CHAPTER I. THE HOME OF ESTHER COX.
Amherst, Nova Scotia, is a beautiful little village on the famous Bay of Fundy; has a population of about three thousand souls, and contains four churches, an academy, a music hall, a large iron foundry, a large shoe factory, and more stores of various kinds than any village of its size in the Province.
The private residences of the more wealthy inhabitants are very picturesque in their appearance, being surrounded by beautifully laid out lawns, containing ornamental trees of various kinds and numerous beds of flowers of choice and sometimes very rare varieties.
The residences of Parson Townsend, Mr. Robb, Doctor Nathan Tupper, and Mr. G.G. Bird, proprietor of the Amherst book store; also that of Mr. Amos Purdy, the village Post Master, and others too numerous to mention, are sure to attract the visitor's attention and command his admiration.
On Princess street, near Church, there stands a neat two story cottage, painted yellow. It has in front a small yard, which extends back to the stable. The tidy appearance of the cottage and its pleasant situation are sure to attract a stranger's attention. Upon entering the house everything is found to be so tastefully arranged, so scrupulously clean, and so comfortable, that the visitor feels at home in a moment, being confident that everything is looked after by a thrifty housewife.
The first floor consists of four rooms, a parlor containing a large bay window, filled with beautiful geraniums of every imaginable color and variety, is the first to attract attention; then the dining room, with its old fashioned clock, its numerous home made rugs, easy chairs, and commodious table, makes one feel like dining, especially if the hour is near twelve; for about that time of day savory odors are sure to issue from the adjoining kitchen. The kitchen is all that a room of the kind in a village cottage should be, is not very large, and contains an ordinary wood stove, a large pine table, and a small washstand, has a door opening into the side yard near the stable, and another into the wash shed, besides the one connecting it with the dining room, making three doors in all, and one window. The fourth room is very small, and is used as a sewing room; it adjoins the dining room, and the parlor, and has a door opening into each. Besides the four rooms on the first floor, there is a large pantry, having a small window about four feet from the floor, the door of this pantry opens into the dining room. Such is the arrangement of the first floor.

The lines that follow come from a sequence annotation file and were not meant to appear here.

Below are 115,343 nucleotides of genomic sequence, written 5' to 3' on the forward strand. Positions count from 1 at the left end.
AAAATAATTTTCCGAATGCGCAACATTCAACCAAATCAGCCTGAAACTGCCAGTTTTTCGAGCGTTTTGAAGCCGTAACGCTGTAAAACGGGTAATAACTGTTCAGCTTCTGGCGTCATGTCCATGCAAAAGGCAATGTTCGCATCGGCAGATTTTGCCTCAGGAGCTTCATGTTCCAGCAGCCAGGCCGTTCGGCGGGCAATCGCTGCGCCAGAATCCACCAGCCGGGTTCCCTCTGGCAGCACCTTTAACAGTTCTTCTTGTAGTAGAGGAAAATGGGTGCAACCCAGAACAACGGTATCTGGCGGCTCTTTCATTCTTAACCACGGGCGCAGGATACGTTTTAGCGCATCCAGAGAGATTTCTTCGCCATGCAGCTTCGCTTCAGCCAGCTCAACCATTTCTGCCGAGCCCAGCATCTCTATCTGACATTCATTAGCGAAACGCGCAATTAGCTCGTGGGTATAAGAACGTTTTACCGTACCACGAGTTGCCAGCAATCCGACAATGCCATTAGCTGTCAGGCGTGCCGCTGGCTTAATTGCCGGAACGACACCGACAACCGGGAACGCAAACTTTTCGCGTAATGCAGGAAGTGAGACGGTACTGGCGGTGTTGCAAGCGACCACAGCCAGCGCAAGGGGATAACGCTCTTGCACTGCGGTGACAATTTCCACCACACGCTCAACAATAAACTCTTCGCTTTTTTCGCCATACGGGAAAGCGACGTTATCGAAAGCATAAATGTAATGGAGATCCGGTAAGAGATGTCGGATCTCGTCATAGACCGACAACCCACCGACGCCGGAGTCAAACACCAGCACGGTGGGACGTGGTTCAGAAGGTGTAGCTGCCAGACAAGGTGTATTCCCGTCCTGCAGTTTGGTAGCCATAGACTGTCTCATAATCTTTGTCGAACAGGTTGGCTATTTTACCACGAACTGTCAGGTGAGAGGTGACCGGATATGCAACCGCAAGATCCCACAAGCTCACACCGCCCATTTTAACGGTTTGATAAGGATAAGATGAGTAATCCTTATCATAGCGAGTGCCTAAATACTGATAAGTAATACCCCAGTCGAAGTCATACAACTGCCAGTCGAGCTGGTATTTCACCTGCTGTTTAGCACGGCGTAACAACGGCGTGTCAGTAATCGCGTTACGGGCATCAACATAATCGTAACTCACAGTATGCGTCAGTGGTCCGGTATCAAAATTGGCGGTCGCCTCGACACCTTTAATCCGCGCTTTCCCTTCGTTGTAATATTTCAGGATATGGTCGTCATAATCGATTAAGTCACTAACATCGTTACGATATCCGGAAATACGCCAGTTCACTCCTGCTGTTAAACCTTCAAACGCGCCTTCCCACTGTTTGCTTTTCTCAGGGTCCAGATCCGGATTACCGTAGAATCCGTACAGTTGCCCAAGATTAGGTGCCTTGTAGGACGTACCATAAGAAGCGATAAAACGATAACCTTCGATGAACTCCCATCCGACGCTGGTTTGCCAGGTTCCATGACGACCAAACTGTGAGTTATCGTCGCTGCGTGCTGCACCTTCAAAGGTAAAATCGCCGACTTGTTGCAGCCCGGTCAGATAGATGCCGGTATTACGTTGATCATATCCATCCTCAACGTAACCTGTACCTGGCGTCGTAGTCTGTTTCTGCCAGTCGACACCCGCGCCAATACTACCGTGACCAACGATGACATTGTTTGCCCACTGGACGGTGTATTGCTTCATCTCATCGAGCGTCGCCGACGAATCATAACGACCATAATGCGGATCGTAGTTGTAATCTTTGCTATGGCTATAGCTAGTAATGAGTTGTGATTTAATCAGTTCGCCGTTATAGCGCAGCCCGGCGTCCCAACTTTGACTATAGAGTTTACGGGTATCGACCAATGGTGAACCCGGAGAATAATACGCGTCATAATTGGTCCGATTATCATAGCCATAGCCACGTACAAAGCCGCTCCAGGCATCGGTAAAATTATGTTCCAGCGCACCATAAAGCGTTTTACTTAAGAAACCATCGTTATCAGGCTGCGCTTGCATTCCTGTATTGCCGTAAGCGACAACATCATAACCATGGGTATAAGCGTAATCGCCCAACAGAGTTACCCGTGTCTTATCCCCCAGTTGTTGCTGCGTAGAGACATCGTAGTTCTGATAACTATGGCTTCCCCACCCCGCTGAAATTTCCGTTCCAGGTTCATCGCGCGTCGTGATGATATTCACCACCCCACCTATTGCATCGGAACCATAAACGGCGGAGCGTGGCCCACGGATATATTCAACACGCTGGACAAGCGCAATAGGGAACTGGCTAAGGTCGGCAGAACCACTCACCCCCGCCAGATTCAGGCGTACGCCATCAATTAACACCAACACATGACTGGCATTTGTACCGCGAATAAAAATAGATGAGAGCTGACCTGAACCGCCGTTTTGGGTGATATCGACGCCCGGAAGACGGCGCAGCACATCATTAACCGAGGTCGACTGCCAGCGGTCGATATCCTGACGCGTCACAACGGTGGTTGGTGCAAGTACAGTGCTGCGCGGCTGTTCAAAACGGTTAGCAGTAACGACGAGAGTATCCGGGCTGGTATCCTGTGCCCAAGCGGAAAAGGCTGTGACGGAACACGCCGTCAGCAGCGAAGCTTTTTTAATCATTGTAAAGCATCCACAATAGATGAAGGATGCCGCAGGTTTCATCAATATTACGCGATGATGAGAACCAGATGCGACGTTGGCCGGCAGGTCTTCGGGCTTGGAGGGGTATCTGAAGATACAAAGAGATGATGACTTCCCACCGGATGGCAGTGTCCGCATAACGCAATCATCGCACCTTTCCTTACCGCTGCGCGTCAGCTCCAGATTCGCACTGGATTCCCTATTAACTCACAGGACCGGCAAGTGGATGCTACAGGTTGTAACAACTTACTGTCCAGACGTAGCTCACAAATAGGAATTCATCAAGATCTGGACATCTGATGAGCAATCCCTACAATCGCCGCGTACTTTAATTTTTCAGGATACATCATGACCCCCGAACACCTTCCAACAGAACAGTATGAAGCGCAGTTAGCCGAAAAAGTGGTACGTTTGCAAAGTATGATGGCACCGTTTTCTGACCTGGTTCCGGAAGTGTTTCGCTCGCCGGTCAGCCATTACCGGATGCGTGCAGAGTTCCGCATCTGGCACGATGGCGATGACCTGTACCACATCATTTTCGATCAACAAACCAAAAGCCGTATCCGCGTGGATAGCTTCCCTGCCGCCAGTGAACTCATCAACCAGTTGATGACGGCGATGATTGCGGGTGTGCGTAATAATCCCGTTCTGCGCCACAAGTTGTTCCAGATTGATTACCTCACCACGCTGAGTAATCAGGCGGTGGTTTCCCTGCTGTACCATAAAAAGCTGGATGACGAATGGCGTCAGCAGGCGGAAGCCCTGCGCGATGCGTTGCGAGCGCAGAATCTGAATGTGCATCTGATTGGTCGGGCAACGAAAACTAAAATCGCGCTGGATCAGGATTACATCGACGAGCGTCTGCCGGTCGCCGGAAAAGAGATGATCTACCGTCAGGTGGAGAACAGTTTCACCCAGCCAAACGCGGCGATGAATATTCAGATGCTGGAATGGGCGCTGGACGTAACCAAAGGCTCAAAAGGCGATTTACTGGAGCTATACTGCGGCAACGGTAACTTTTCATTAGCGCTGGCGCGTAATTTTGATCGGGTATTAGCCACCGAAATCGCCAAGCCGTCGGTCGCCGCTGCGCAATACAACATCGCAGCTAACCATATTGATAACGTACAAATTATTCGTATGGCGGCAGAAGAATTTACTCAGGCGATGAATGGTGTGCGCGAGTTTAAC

Upon ascending a short flight of stairs, and turning to the left, you find yourself in the second story of the cottage, which consists of an entry and four small bed rooms, all opening into the entry. Each one of the rooms has one window, and only one door. Two of these little bed rooms face towards the street, and the other two towards the back of the cottage. They, like the rest of the house, are conspicuous for their neat, cosy aspect, being papered and painted, and furnished with ordinary cottage furniture. In fact everything about the little cottage will impress a casual observer with the fact that its inmates are happy, and evidently at peace with God and man.
This humble cottage is the home of Daniel Teed, shoemaker. Everybody knows and respects honest hard working Dan, who never owes a dollar if he can help it, and never allows his family to want for any comfort that can be procured, with his hard earned salary as foreman of the Amherst Shoe Factory.
Dan's family consists of his wife Olive, as good a soul as ever lived, always hard at work. From early morning until dusky eve she is on her feet. It has always been a matter of gossip and astonishment, among the neighbors, as to how little Mrs. Teed, for she is by no means what you would call a large woman, could work so incessantly without becoming weary and resting for an hour or so after dinner. But she works on all the same, never rests, and they still look on her with astonishment. Dan and Olive have two little boys. Willie, the eldest, is five years old; he is a strong, healthy looking lad, with a ruddy complexion, blue eyes, and brown curly hair; his principal amusements are throwing stones, chasing the chickens, and hurting his little brother. George, the youngest of Dan's boys, is the finest boy of his age in the village and is only a little over a year old; his merry little laugh, winning ways, and cunning actions to attract attention have made him a favorite with all who visit at the cottage....